I then interviewed over Zoom with multiple people, where I was asked questions. Then, they had me complete a couple of problem-solving questions.
How have people reacted to you leaving patient care?
Most have been very supportive and understanding. Sometimes someone will ask why. After I explain, they always say something positive.
What’s a typical day or week in the life like for you? What types of tasks and responsibilities fill your time?
I work from home right now, as I live far from the office. Most of my team works from home, too.
I work Monday through Friday, eight-hour days. I work with a team of designers, developers, and other software testers for MEDITECH’s electronic health record (EHR) home health care application.
On most days, I meet with my manager or mentor and the team I work with—so I am in contact with people every day over Google Meet or Zoom.
We go over the projects that we have set up for the month and talk through them. I am assigned projects to run through testing, which involves actually following a test plan to run through the home care application system.
It is like being the clinician and performing a task to see if it passes or not. If it doesn’t pass, it is then sent back to the developers to see what is going on.
I also spend time in MEDITECH’s library of trainings. They do an excellent job of providing trainings on each position (and the company itself).
What are some of the rewards of your role? What are the biggest challenges?
Being a software tester is like solving puzzles every day. I enjoy running test plans and figuring out the process, and sometimes assisting in figuring out why a test did or did not work.
One of the biggest challenges I face is feeling somewhat alone. After working with people every day for 10 years, I am now in my own home, alone in an office of one…with the only communication being with other people over the internet.
Another challenge is learning how the whole process works in designing, developing, and testing electronic health records. It is a whole new world, and one where I have had to start learning from the bottom.
How did your clinical background prepare you for this role? Which skills transferred?
Being a clinician has been extremely helpful in this role. As a clinician, you have to learn to organize your work and have a system with treatment/documentation/etc.—and that’s exactly what you have to do as a software tester.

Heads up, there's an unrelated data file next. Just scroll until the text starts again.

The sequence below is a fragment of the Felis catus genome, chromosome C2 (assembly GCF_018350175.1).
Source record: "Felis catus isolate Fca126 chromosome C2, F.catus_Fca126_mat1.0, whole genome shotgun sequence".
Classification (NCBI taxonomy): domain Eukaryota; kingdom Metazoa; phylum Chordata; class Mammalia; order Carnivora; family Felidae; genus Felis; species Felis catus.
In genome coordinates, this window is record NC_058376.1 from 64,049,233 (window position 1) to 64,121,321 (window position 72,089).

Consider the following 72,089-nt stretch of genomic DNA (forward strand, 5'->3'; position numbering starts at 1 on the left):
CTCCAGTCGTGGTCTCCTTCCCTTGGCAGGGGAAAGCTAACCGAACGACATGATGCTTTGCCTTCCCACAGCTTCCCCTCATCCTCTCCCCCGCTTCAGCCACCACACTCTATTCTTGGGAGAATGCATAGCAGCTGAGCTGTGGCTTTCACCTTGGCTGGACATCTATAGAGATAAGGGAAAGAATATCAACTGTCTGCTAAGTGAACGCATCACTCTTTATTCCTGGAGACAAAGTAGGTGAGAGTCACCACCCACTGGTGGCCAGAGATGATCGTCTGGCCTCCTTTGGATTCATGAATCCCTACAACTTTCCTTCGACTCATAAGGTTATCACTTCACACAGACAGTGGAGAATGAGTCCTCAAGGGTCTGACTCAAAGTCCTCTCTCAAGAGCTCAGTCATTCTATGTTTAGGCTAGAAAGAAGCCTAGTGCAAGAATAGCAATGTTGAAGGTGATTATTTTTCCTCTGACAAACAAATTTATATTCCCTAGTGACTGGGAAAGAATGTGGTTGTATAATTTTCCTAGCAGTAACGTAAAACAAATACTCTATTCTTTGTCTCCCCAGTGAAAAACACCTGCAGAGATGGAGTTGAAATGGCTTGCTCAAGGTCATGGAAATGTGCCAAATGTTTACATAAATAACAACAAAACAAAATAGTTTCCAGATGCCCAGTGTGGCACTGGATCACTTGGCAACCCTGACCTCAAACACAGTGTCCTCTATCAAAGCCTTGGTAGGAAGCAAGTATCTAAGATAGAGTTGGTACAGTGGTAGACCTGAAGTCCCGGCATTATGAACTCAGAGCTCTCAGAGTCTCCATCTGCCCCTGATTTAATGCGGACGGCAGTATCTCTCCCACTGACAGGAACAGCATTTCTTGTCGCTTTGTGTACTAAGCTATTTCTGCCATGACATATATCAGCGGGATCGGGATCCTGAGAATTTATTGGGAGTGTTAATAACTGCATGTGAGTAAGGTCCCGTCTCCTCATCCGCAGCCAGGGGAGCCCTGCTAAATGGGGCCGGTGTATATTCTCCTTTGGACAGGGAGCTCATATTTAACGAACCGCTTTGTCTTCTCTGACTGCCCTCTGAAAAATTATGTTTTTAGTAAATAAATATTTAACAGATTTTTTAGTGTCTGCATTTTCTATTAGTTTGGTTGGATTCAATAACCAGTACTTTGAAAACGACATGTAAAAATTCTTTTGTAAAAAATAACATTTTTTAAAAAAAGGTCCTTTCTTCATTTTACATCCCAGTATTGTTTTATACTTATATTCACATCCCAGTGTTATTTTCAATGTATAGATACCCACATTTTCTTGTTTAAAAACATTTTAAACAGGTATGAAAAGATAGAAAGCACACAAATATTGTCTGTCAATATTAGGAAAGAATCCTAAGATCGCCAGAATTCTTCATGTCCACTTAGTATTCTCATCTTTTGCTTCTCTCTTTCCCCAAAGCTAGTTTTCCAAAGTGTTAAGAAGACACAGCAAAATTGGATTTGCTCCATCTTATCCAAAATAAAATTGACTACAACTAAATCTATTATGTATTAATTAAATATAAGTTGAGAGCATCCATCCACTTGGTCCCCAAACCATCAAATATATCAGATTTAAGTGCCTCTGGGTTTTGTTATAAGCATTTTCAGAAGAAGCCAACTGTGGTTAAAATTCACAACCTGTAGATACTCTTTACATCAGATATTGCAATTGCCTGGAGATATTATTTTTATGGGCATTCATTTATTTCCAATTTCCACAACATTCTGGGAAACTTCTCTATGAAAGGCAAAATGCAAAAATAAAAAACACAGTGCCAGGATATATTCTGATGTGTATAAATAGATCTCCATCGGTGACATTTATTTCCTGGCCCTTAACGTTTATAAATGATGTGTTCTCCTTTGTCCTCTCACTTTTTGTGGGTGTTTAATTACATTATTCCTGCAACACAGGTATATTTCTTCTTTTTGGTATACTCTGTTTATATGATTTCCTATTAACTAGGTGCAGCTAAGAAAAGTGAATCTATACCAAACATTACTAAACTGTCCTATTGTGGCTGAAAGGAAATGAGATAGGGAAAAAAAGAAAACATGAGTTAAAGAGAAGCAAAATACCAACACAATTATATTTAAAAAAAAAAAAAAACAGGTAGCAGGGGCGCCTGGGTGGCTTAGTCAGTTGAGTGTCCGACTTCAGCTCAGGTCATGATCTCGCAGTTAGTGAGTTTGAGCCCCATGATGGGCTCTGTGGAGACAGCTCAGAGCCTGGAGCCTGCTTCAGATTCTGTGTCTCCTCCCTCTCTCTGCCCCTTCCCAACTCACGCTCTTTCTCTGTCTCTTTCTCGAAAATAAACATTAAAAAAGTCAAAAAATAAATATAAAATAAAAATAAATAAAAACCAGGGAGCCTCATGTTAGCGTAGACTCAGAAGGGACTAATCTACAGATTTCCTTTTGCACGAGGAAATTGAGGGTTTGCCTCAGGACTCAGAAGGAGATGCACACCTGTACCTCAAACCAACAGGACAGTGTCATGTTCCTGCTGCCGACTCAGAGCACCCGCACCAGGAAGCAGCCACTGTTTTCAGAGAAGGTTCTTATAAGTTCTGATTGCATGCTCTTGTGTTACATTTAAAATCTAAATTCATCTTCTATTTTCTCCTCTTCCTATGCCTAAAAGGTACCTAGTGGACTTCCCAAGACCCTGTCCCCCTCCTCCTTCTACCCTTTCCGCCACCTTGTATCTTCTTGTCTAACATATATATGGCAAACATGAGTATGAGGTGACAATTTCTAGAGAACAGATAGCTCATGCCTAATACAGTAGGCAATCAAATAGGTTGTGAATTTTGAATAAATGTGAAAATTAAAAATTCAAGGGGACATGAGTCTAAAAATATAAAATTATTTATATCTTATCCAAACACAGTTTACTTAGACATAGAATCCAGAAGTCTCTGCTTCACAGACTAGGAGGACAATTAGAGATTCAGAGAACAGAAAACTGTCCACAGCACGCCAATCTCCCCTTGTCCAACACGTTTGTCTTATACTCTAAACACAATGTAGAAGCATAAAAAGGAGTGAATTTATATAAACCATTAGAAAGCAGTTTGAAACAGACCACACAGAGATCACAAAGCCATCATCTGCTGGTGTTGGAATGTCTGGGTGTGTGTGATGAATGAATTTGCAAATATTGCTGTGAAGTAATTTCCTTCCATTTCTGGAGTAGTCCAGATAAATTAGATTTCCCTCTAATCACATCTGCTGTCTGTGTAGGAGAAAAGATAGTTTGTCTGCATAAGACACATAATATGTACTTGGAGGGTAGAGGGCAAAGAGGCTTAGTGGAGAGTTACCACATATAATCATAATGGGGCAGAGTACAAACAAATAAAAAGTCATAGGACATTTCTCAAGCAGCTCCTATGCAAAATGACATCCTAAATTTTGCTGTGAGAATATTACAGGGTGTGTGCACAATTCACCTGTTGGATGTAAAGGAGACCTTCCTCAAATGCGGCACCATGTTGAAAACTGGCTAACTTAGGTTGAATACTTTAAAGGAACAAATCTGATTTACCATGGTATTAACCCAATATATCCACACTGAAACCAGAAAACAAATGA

If you don’t have a system, you can forget a step or miss something. Being a software tester is solving a puzzle—just like treating patients—so, if you go down the wrong path, the patient (or test) won’t get fixed (or solved)…so you have to back-track and figure out where to go next.
Also, being detail-oriented is helpful, because you have to follow test plans exactly how they are written or the software won’t work correctly.
Having experience using electronic health records as a clinician and understanding the process a clinician goes through have both been extremely helpful. With learning a whole new job, I didn’t have to learn how a clinician may use the software.
Roughly speaking, how are the hours and pay compared to patient care?
The hours are great, and I don’t have to take any documentation home at night like I did as a clinician. I make less than what I made as a clinician, but I can work more hours as it doesn’t affect my physical or mental health like being a clinician did.
There are also opportunities for advancement within the company—and they also do yearly reviews, so I’m not worried about making less right now.
What type of person do you think would do well in your role?
To be a software tester, you need to be detail-oriented, able to easily work with others, and someone who doesn’t mind being wrong or making mistakes. You also need to be able to sit/and or stand at a computer for extended periods of time.
Do you work remotely or onsite?
Does your organization hire PT, OT, or SLP professionals into non-clinical roles? If so, what type of roles?
MEDITECH hires clinical professionals into non-clinical roles, and there always seems to be new opportunities.
They hire software testers, client services professionals, marketing specialists, and many other types of roles.
I believe they want to hire clinicians more in the future, due to our knowledge and experience with working with electronic health records.
What is next for you? What are your high-level career aspirations?
Continuing to work as a software tester and being comfortable in this position. Maybe in the future, I can start helping with development or design of a therapy application system—if that opportunity should arise.
What would you recommend to someone who is considering going into a role like yours? Do you have any special words of wisdom for the readers?
Be open to new experiences and learning new things. We have a lot to offer as clinicians, not just in treating patients. Our experiences can transfer over to other areas quite quickly and easily.
What career advice would you give yourself that you wish you had during school?
Consider looking into other areas while in school, not just clinical care. Look at getting involved with APTA, legislature, and tech/software.
What would you teach to today’s graduate students in your profession, if you had the opportunity?
Think outside the box. Don’t pigeonhole yourself into clinical care.
Do you have any special advice for others who want to follow in your footsteps?
Tell people your story, talk to others outside of your circle, and recognize that you never may know where that may lead you.